Who is it targeted at?
SH: General public and in particular at the level of high school and above. This feature is particularly suited for high schools and the Ministry of Education in Barbados has indicated that they would like to have both features in all their schools.
We were particularly delighted at the response of the television stations in Trinidad and Barbados who were very interested in the features and have aired it repeatedly. Caribbean Media Corporation (CMC) airs it regionally across the Caribbean and in parts of North America and has been a big supporter of the projects.
If you are interested in obtaining copies of the documentaries please contact Dr Shirin Haque at email@example.com or 662-2002, ext. 2051. Both features will be posted on YouTube, with information on Facebook and Twitter as well.
What was the most challenging aspect of filming this time around?
TS: The filming itself was not difficult. What was challenging was doing the time lapse for the flower buds opening, and creating the mood lighting for the music scenes.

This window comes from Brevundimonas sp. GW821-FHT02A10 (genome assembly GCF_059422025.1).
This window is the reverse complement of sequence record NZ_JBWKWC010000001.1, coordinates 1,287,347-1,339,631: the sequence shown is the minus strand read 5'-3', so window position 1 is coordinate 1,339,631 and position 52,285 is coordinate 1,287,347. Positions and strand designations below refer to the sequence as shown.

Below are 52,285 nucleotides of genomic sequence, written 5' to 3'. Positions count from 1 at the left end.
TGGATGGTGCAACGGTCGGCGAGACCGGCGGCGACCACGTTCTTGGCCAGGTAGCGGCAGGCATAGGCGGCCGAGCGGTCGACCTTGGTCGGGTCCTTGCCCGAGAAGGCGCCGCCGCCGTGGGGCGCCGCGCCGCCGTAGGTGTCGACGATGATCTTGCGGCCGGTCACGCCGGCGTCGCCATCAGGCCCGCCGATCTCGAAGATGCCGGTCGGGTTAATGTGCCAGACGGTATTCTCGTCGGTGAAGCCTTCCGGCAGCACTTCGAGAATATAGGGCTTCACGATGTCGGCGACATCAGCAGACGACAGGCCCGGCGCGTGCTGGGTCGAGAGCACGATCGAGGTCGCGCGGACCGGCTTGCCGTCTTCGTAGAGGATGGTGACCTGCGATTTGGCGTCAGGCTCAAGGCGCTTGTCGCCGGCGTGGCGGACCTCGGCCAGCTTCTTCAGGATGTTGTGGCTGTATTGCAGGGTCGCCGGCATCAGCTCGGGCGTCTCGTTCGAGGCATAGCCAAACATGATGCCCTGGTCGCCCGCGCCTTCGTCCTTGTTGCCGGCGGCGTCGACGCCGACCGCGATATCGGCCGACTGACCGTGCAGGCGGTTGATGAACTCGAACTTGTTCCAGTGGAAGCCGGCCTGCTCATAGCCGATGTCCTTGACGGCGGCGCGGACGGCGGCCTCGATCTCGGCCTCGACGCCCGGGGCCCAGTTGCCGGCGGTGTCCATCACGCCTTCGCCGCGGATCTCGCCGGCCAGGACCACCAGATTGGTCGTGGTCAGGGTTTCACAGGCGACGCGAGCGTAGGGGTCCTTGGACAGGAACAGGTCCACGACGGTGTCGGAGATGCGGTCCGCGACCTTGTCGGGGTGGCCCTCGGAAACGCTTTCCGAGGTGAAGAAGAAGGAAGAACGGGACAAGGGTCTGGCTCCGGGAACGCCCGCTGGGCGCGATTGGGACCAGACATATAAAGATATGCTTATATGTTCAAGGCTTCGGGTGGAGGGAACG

With the previous experience, how did your approach change?
TS: I buffed up Shirin more! There is a huge gap sometimes between imagining what we would like to do and actually making it happen in terms of cost, equipment, technology and expertise. The two features were completely different videos so a comparison is difficult. The first was based on photography and videography and this new one “All is Number” is mostly based on post-production effects. A lot of the effects were subtly introduced into standing visuals so it would not overcome the viewer but enhance the points.
What was the best part of it for you?
TS: The completion (grinning)! A lot of different media was incorporated in this one—After Effects, Apple Motion, and we involved the Faculty of Engineering to generate the effects for the fractal move. Directing it, we had a lot more freedom. Developing the music, we incorporated cultural themes from an original score developed by Justin Sampson. This was entirely communicated through the internet and telephone!
Meeting the challenges with the graphics work was the best experience. This video through post production was a steep learning curve and an entirely different experience in trying to keep the budget down due to the graphics work.